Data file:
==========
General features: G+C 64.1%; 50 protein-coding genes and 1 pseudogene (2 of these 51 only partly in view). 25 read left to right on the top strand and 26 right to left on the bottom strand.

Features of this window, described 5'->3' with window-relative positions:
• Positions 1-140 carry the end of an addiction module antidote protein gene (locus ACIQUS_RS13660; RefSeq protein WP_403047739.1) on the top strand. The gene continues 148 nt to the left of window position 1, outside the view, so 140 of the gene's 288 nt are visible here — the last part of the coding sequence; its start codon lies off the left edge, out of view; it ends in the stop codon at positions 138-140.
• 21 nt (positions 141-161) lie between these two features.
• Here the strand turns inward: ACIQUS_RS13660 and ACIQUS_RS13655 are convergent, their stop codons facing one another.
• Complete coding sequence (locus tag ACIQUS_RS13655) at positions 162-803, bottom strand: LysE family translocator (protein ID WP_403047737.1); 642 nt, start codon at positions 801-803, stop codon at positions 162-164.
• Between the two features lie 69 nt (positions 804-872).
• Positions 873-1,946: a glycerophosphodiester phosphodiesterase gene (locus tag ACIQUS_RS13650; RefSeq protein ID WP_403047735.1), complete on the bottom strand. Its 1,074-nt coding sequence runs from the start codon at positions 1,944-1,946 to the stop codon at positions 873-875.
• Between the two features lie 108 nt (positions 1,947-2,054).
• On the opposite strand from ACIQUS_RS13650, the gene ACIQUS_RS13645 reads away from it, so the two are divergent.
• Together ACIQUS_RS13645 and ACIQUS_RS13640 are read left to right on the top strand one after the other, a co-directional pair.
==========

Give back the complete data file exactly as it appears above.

General features: G+C 64.1%; 50 protein-coding genes and 1 pseudogene (2 of these 51 only partly in view). 25 read left to right on the top strand and 26 right to left on the bottom strand.

Features of this window, described 5'->3' with window-relative positions:
• Positions 1-140 carry the end of an addiction module antidote protein gene (locus ACIQUS_RS13660; RefSeq protein WP_403047739.1) on the top strand. The gene continues 148 nt to the left of window position 1, outside the view, so 140 of the gene's 288 nt are visible here — the last part of the coding sequence; its start codon lies off the left edge, out of view; it ends in the stop codon at positions 138-140.
• 21 nt (positions 141-161) lie between these two features.
• Here the strand turns inward: ACIQUS_RS13660 and ACIQUS_RS13655 are convergent, their stop codons facing one another.
• Complete coding sequence (locus tag ACIQUS_RS13655) at positions 162-803, bottom strand: LysE family translocator (protein ID WP_403047737.1); 642 nt, start codon at positions 801-803, stop codon at positions 162-164.
• Between the two features lie 69 nt (positions 804-872).
• Positions 873-1,946: a glycerophosphodiester phosphodiesterase gene (locus tag ACIQUS_RS13650; RefSeq protein ID WP_403047735.1), complete on the bottom strand. Its 1,074-nt coding sequence runs from the start codon at positions 1,944-1,946 to the stop codon at positions 873-875.
• Between the two features lie 108 nt (positions 1,947-2,054).
• On the opposite strand from ACIQUS_RS13650, the gene ACIQUS_RS13645 reads away from it, so the two are divergent.
• Together ACIQUS_RS13645 and ACIQUS_RS13640 are read left to right on the top strand one after the other, a co-directional pair.